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 This is called chemosis and is swelling of the conjunctival covering that continues onto the lower eyelid.  This can swell with a transconjunctival lower eyelid surgery because the incision is placed inside the lower eyelid.  Double vision and visual changes have been reported with eyelid surgery.  These are typically transient and resolve in several weeks however, you might ask for a referral to an ophthalmologist to treat the chemosis as well as the visual change.  The chemosis can be drained with a small local office procedure.

IMHO, it's not a good idea for you to be pulling the lower eyelid as you did in the enclosed photo...this adds trauma to the area and could contribute to the chemosis not resolving. 

Francis R. Palmer, III, MD
Beverly Hills Facial Plastic Surgeon
4.7 out of 5 stars 28 reviews

Double vision more than a day after lower eyelid surgery is concerning and unusual!

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During transconjunctival lower blepharoplasty it is possible to have direct damage to the inferior oblique muscle or restriction due to scaring after surgery.  When these are mild, they gradually improve after surgery.  An oculoplastic surgeon or pediatric ophthalmologist can exactly measure the double vision and know how the condition is progressing or improving.  Sequential improvement from visit to visit is used to document progress.  Double vision that does not resolve may or may not require extra ocular muscle surgery.  Much depends on the degree of double vision and in what positions it is experienced.  If you experience no double vision for distance vision or reading and only have an issue in far extreme gaze, it is often not worth while having this type of issue addressed surgically.  Often a small bit of double vision after blepharoplasty like this will resolve over several months time.  The key is getting a second opinion and being followed by a specialist who knows how to measure and follow double vision.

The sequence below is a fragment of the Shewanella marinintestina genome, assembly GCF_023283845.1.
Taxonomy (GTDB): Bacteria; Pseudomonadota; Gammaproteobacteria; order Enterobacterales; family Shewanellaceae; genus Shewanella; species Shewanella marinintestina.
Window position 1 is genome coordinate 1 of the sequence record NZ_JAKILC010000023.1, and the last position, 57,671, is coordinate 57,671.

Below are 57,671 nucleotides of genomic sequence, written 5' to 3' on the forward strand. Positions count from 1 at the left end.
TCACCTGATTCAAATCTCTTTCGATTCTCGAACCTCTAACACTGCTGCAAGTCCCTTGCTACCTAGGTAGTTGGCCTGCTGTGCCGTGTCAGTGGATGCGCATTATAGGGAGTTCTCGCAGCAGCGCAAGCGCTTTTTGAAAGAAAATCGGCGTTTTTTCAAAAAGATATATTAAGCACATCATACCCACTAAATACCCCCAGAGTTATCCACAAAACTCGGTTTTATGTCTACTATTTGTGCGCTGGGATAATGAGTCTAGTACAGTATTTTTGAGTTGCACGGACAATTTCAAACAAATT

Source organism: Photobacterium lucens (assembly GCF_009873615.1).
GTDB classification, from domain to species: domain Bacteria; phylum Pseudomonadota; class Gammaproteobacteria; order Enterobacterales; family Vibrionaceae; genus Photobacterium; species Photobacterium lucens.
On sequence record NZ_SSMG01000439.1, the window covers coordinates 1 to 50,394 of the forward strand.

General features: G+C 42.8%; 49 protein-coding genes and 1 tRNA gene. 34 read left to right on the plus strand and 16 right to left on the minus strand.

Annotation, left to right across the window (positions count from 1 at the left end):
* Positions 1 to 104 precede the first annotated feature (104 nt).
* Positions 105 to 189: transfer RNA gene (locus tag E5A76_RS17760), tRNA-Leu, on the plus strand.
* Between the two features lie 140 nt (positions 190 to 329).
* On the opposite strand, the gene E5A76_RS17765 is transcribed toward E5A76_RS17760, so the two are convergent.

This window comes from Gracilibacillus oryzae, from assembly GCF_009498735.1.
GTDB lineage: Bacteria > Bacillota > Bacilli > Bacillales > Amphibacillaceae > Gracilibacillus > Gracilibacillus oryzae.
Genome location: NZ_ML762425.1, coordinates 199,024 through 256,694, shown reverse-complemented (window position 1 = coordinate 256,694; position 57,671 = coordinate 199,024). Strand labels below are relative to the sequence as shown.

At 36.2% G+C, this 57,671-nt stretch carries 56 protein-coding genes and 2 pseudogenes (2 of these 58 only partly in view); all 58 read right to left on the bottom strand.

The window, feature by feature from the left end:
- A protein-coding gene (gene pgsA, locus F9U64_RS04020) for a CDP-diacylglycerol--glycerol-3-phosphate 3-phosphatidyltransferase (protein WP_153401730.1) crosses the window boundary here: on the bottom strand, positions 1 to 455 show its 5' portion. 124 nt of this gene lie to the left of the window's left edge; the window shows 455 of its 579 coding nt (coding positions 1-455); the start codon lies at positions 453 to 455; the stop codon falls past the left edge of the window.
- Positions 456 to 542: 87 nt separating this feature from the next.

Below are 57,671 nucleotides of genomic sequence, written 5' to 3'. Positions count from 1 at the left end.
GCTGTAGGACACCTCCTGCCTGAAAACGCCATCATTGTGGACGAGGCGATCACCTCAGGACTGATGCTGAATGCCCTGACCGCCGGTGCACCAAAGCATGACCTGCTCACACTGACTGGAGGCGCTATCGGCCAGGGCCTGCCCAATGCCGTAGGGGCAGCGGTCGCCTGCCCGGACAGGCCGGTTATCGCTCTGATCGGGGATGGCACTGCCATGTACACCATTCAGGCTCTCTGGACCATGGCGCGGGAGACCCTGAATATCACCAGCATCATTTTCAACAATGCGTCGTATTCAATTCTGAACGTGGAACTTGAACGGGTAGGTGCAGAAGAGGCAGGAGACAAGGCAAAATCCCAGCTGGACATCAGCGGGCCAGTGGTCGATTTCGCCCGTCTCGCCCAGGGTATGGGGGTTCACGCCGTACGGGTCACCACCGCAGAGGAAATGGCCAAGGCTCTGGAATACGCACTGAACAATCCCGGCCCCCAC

Kenneth D. Steinsapir, MD
Beverly Hills Oculoplastic Surgeon
4.9 out of 5 stars 26 reviews

Double vision after blepharoplasty

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It is not usual to have double vision after eyelid surgery. Since it has not resolved after several weeks, it would be worthwhile seeing an ophthalmologist for an eye exam and second opinion. 

Joseph Mele, MD
Walnut Creek Plastic Surgeon
4.5 out of 5 stars 17 reviews

Transconjunctival Blepharoplasty and Double Vision

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The symptoms you are reporting are abnormal in a patient who has had a transconjunctival lower lid Blepharoplasty.  I recommend that you see an Occuloplastic Surgeon right away and discuss your situation.

Stephen Prendiville, MD
Fort Myers Facial Plastic Surgeon
4.9 out of 5 stars 103 reviews

Transconjunctival blepharoplasty with double vision.

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Transconjunctival blepharoplasty with double vision is not normal and it would be best for you to see and ophthamologist for a second opinion.

Toby Mayer, MD
Beverly Hills Facial Plastic Surgeon
4.8 out of 5 stars 38 reviews

These answers are for educational purposes and should not be relied upon as a substitute for medical advice you may receive from your physician. If you have a medical emergency, please call 911. These answers do not constitute or initiate a patient/doctor relationship.